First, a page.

Why Sinn Fein will rightly raise three cheers for the Dragon-slaying Kingmaker from Derry

In years to come, 2011 may well be remembered as the most significant year in post-Good Friday Agreement Irish politics.

The bail-out which decimated the once dominant Fianna Fail party has not only transformed the party political composition of Leinster House, but it has also provided the opening for Sinn Fein to make their inevitable entrance into the mainstream platform of southern Irish politics, a move effectively sealed by the performance of Martin McGuinness in the Presidential election race.

McGuinness’ candidature has been more than justified by his electoral outing, which will have further cemented his status as the pre-eminent political figure on the northern political stage and, crucially, has further bolstered the party’s status as contender for the leading opposition party within the Dail in the time ahead.

It is hard to think that, just twelve months ago, the most common narrative being spun regarding Sinn Fein’s southern project was that it remained on the ropes, without direction or hope following the desultory electoral performance of the 2007 Dail election and the loss of Mary Lou McDonald’s Dublin seat in the Euro elections which followed.

Pearse Doherty’s by-election triumph will be remembered as the springboard, but the successful election of a number of impressive political voices to the Dail in the February General Election has ensured that Sinn Fein’s stature in the Dail chamber has risen considerably, with party spokespersons regularly making effective contributions on a range of issues which does not receive much coverage in the northern-oriented domain of Sluggerotoole, but to which those with an eye to the Dublin media have picked up on over the past eight months.

It has been interesting to note the spin being placed upon McGuinness’ performance by traditional critics of the party. The Irish Independent, which editorialised against the Sinn Fein figure, has declared today that Sinn Fein will be “severely disappointed” with his performance, whilst Diana Rusk in an Irish News op piece has suggested something similar.

Yet the facts overwhelmingly indicate that the election candidacy of Martin McGuinness has been a successful one for republicans:

  1. McGuinness’ vote percentage represents an almost 40% increase on the Sinn Fein vote which had already reached its highest level in the February Dail election.
  2. The even spread of McGuinness’ vote indicates that, right across the State, he tapped into a vote which republicans must now view as theirs to lose in key constituencies which can represent strategic gains in the next Dail Election.
  3. In an election in which the ruling Fine Gael party candidate has suffered the humiliation of losing his claim to expenses, the Sinn Fein figure came well above Mitchell and three other candidates.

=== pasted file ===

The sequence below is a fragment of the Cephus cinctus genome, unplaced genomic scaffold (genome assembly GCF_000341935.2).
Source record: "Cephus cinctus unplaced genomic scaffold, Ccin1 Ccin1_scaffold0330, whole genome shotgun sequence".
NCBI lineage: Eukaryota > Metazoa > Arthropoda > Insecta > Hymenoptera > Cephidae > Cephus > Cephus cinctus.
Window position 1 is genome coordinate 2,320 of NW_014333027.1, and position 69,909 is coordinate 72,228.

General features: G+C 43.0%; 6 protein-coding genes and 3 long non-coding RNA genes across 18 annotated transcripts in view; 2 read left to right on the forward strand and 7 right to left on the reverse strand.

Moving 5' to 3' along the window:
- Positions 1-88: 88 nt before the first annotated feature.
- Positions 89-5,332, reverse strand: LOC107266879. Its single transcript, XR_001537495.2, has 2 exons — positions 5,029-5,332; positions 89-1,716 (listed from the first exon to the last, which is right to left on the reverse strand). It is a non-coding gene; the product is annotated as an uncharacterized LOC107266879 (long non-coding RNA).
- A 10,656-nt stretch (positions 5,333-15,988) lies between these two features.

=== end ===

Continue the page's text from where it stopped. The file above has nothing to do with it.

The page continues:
4. McGuinness’ candidacy has once again highlighted the issue of northerners voting in subsequent Irish Presidential elections, something which will continue to form a key plank of Sinn Fein’s political platform and to which other parties keen on curtailing their growth (namely Fianna Fail and the SDLP) may now be forced to become more active on.
  5. The McGuinness candidacy has been a spectacular success north of the border, further cementing the party’s status as the pre-eminent voice of northern nationalism. It is worth noting that, whilst Mary McAleese was hounded into declaring that she had never voted for Sinn Fein in the debates and tv discussions preceding the 1997 Presidential election, there was an impressive range of high profile voices declaring their support for McGuinness in this election, something which illustrates how far perceptions of the party have altered across the country, north and south.
  6. The enduring image of this election campaign will be the moment in which McGuinness exposed Sean Gallagher’s Fianna Fail connections, effectively slaying the dragon and proving to be Higgins’ kingmaker. Whilst spurious arguments have been raised in order to suggest that Gallagher was an innocent victim of the engagement, the facts clearly indicate that Hugh Morgan’s account severely challenges the credibility of Gallagher’s subsequent denials, which were made in interviews in which the independent Fianna Fail candidate cleverly raised and rejected a legion of straw man arguments which put a lie to the suggestion that he was too honest to respond like a politician to the questions he faced (btw anyone who caught the magnificent Gift Grub sketch in which Sean Gallagher was revealed to be Bertie Ahern in disguise can appreciate the power of ridicule!)

McGuinness will now return to his northern post as Deputy First Minister with a heightened profile and platform which Sinn Fein will put to good use politically and electorally in the years to come across the island.

Little wonder Gerry and Martin had the look of a contended couple yesterday….